How to Fix Sports' Concussion Crisis

An interview with Linda Carroll and David Rosner, authors of a book on the brain injury epidemic


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Once considered nothing more than boo-boos to spittle-spewing coaches everywhere, concussions are finally being acknowledged for what they are: contact sports' nastiest byproducts. The long-term effects of head injuries, particularly in retired football players , are proving to be absolutely terrifying.

Linda Carroll and David Rosner, co-authors of The Concussion Crisis: Anatomy of a Silent Epidemic, are well versed in the subject. The recently-released book includes eye-opening stories of athletes, soldiers and everyday men and women who have struggled with concussions.

The authors have written about health, sports and science for a variety of publications, including MSNBC and Newsday. In this Q & A—conducted via email—the authors discuss concussions and their impact on sports, especially football.

Note: In her email, Carroll said she and Rosner "attacked all of [the questions] (with the obvious exception of the last) together."


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In the early 1900s, college football players were literally dying on the field. Theodore Roosevelt had to step and demand rule changes that would make the game safer. In 2011, do we need a similar reformer? And if so, who would you like to see fill that role?

Not to diminish Teddy Roosevelt's role in reforming what was then an embryonic sport, but he simply urged college football's leading coaches to make changes before their own administrations chose to ban it (as indeed was already happening on some campuses). To now reform a mature sport that's grown into a national obsession at all levels of play—from the NFL on down to Pop Warner—will take constant pressure not from just one reformer but from all sides: parents, legislators, doctors, brain scientists, and so on. Change can come at the student-athlete level if there is a groundswell from parents who want to see their kids play a safer game.

Why is there still some reticence among former players, even ones who've struggled with concussions like Troy Aikman and Steve Young, to speak up about what they've gone through?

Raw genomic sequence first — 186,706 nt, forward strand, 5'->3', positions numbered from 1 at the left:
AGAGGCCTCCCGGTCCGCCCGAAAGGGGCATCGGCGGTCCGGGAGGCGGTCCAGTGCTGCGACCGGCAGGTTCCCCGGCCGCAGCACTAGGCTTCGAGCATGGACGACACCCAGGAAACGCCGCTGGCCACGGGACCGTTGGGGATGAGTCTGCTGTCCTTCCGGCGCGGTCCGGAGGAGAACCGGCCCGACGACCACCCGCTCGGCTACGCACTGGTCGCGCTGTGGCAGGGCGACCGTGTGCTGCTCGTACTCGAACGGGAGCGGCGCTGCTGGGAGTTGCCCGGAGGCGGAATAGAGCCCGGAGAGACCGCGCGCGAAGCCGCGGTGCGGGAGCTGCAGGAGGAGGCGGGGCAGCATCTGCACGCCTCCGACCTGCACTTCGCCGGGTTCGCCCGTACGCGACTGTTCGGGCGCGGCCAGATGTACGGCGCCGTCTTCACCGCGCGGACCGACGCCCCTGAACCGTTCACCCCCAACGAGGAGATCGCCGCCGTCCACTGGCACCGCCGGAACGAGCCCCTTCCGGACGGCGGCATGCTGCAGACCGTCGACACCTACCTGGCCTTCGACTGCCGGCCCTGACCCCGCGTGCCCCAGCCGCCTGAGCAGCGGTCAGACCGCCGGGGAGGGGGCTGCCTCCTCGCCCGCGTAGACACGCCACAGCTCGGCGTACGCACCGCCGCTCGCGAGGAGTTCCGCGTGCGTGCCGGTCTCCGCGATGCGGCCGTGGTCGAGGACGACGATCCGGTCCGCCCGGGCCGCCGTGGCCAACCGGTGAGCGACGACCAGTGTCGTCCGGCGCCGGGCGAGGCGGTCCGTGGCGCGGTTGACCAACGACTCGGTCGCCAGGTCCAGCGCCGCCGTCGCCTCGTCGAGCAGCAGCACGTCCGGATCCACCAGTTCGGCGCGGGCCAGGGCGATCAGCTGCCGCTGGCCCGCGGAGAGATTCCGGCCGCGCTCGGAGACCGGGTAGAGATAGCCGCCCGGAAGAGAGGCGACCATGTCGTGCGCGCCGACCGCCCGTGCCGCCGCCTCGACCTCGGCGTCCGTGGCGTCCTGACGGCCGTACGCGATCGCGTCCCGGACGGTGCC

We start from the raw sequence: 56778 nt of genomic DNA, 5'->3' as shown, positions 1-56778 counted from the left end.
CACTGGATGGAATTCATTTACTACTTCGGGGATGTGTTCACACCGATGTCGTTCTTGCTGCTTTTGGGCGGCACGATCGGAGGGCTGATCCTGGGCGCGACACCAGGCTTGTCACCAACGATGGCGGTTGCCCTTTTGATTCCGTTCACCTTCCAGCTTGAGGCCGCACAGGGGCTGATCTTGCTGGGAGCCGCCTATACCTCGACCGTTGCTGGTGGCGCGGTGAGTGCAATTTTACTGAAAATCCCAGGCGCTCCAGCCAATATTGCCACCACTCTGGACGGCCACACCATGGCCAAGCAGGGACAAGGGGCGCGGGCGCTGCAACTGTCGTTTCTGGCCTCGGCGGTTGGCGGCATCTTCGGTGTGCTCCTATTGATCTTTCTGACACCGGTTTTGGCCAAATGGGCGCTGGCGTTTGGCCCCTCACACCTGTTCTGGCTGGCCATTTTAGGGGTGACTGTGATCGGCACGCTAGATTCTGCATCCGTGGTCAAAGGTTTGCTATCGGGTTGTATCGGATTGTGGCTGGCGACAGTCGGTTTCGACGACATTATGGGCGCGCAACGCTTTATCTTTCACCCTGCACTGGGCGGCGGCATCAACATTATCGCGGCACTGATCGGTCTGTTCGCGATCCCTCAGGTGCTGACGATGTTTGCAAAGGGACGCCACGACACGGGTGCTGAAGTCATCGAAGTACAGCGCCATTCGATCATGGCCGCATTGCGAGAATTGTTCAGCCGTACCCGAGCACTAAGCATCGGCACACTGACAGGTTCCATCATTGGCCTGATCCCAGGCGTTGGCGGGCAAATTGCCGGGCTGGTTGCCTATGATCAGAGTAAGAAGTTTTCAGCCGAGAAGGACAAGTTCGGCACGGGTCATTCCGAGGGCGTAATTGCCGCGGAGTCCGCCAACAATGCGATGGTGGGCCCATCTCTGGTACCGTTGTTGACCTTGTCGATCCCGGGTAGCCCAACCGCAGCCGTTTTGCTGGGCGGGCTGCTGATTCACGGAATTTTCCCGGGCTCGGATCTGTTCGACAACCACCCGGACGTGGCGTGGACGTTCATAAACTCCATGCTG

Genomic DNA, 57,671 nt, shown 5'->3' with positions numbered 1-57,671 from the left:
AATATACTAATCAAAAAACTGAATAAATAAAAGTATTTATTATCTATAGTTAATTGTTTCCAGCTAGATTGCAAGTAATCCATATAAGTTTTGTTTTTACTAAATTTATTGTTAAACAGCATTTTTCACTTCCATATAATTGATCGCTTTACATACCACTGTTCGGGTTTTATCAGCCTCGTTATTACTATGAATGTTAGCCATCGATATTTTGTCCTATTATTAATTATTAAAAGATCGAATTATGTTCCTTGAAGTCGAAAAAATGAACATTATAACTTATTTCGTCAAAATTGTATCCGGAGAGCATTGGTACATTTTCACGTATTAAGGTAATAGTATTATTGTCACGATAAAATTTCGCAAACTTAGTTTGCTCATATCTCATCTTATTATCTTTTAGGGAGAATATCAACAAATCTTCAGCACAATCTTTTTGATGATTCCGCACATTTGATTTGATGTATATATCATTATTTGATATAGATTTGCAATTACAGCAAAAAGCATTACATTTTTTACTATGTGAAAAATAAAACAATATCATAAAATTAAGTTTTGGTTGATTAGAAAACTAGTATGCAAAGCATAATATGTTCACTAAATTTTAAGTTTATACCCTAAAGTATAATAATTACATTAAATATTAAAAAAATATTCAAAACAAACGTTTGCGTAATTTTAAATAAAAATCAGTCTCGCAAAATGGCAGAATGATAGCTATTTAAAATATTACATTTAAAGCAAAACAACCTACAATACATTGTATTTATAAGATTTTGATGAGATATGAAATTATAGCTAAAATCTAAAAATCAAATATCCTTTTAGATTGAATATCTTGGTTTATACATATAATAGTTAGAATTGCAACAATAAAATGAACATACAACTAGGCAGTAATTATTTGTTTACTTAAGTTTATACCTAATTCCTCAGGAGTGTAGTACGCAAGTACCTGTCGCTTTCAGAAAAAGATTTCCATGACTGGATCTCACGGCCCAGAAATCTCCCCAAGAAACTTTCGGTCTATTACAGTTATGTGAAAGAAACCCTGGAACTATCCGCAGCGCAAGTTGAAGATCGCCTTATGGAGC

One of the reasons that concussions are called a "silent epidemic" is that most people who've suffered a traumatic brain injury prefer to keep quiet and to keep hidden any cognitive symptoms they may have struggled with. No one wants to be perceived—and perhaps stigmatized—as being brain-damaged or cognitively impaired. That's why it was important for us to also tell the stories of those Hall of Famers who are willing not only to speak up about what they've experienced but also to become outspoken advocates for concussion safety, such as football's Harry Carson and hockey's Pat LaFontaine. And that's why we're in awe of those everyday people who were willing to share their stories and struggles with us in hopes of helping other sufferers and of bringing this hidden epidemic out of the shadows.

Youth and high school football are incredibly popular. But after researching concussions and writing this book, do you think ANY kids should be playing football?

The dean of concussion specialists, Dr. Robert Cantu, recently advocated that no kid be allowed to play collision sports before age 14 because developing young brains are more vulnerable to concussion—and we agree with his bold proposal. For those who do play a collision sport like football, we offer these suggestions to keep players safer: No high school or middle school should field a team without a certified athletic trainer educated in concussion recognition and management, without a physician or EMT present at every game, without strict protocols requiring return-to-play clearance from a neurologist or other specialist, and without a neuropsychological testing program in place to help determine when it's safe to resume activity after a concussion.

Do you expect participation numbers to drop over the next decade?

Without a crystal ball, no one can predict what will happen as information about the dangers of concussions becomes more widely known. Some have expressed concern over how recent concussion stories might impact grassroots growth of football. We expect—and hope—that sports participation continues to rise. In a nation with obesity on the rise among its children, the benefits of sports are undeniable. We just hope that sports will continue to grow in a safer way and that people will follow the emerging science as they make their individual decisions about whether they want their kids to play collision sports like football.

You describe the outbreak of concussions an "exploding epidemic." But because we know that 20, 30, 40 years ago, concussions weren't reported as frequently as they are now, is it possible the problem was just as great back then?

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Alan Siegel is a freelance writer in the Washington, D.C. area. His work has appeared in Slate, Deadspin, and several other publications around his native Boston.

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